It’s eight months ahead of a rash of elections that could shift political dynamics nationwide, but don’t call the race to fill Pinellas County’s open congressional seat a harbinger of things to come, experts say.
Some have called the upcoming vote to determine who will fill the Congressional District 13 seat held for more than 40 years by the late Congressman Bill Young a bellwether. The word’s been attached to plenty of races in recent history as some try to divine the outcome of future races. But those closely observing the unfolding race say for a number of reasons, the result of the March 11 contest won’t be the fortune-telling tool media and pundits are hoping for ahead of the midterm elections next November.
“It’s dangerous to give predictive value to special elections,” said Kyle Kondik, managing editor of DC politics blog Sabato’s Crystal Ball. “You really can’t, and you really shouldn’t.”
For one, local issues within a given congressional district might not reflect the national population. A case-in-point, Kondik said, is the election to fill the New York seat of disgraced Democratic Congressman Anthony Weiner. When Weiner resigned in 2011, a Republican won the seat — not because of some imminent GOP sweep (which never happened), but because voters within the largely Orthodox Jewish district were critical of President Obama’s Israel policies, Kondik said.
The political dynamics of Florida’s 13th has its own characteristics that don’t reflect those on the national level.
About a quarter of the electorate are not affiliated with a party, though they’ve mostly sided with Democrats in recent state and national level elections. Those who are party members tend not to be extreme.
“CD-13 is a unique district in that it does not reflect the partisan tempers of either side,” said Peter Schorsch, the consultant and blogger behind SaintPetersBlog.
That’s why candidates on either side tend to have more nuanced answers to questions that would elicit hyperbole in more polarized places, he said, even on the controversial Affordable Care Act. Schorsch said while the January primary and March general election might not be indicators of November’s political climate, they could be the first gauge of public sentiment over the health law’s rollout. Whether those results stick through November is the question.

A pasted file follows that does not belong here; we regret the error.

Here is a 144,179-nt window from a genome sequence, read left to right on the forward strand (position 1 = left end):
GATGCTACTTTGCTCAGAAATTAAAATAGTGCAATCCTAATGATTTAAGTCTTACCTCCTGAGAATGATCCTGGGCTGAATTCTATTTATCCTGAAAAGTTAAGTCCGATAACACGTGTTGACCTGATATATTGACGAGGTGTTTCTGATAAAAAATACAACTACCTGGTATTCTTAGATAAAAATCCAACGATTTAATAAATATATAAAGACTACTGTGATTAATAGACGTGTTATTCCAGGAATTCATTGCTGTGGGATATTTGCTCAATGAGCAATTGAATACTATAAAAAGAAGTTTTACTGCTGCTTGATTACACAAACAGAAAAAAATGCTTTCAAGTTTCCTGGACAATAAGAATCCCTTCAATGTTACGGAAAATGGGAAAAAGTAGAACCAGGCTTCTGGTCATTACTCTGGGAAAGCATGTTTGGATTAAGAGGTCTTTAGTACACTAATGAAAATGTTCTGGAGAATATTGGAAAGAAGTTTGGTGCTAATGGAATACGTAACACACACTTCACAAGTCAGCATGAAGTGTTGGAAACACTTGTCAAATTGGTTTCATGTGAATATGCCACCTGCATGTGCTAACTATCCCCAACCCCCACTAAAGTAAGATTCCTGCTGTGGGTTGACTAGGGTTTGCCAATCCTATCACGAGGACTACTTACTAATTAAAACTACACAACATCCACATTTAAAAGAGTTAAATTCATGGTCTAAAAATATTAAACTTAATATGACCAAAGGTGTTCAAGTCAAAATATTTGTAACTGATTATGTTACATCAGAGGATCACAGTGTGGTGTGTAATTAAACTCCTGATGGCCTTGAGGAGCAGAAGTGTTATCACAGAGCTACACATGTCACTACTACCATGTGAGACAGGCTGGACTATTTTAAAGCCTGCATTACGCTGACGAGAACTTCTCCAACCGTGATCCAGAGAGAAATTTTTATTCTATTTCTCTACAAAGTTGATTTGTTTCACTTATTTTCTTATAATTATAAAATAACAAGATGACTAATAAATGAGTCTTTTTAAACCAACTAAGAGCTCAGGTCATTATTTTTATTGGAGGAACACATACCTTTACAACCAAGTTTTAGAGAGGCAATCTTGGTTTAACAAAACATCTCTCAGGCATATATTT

“I still think Obamacare/(The Affordable Care Act) will be a big issue in November 2014, I just don’t know how popular or unpopular it will be compared to today,” said Nathan Gonzales of DC blog “The Rothenberg Political Report.”
Since the start of the race, the political climate has shifted several times. In October, Republicans were maligned by the government shutdown. Democrats were soon after attacked for the Obamacare rollout. The water is calmer on both fronts now, but there’s no telling what will happen in the coming months.
“No matter what happens, a lot will change between the special election and the general election,” Kondik said “It’s possible that the seat will flip twice in that time period.”
While it may not be a harbinger for the November 2014 midterm elections, the special election could have other implications, especially for Florida Democrats.
“A lot of people in the state would come to the conclusion that Democrats finally have their act together,” said USF St. Petersburg professor emeritus of government Darryl Paulson. “It would help them tremendously in terms of candidate recruitment” and fundraising.
The party has struggled to gain footing over the past several decades, but some say the State House District 36 special election and the St. Petersburg mayor’s race, which both yielded Democrat victories, were a boon to them, and the District 13 seat would be a trifecta for the party statewide, if they win it.
“If they don’t win, they will continue to look for their proverbial Democratic Moses to lead them out of the wilderness,” Paulson said.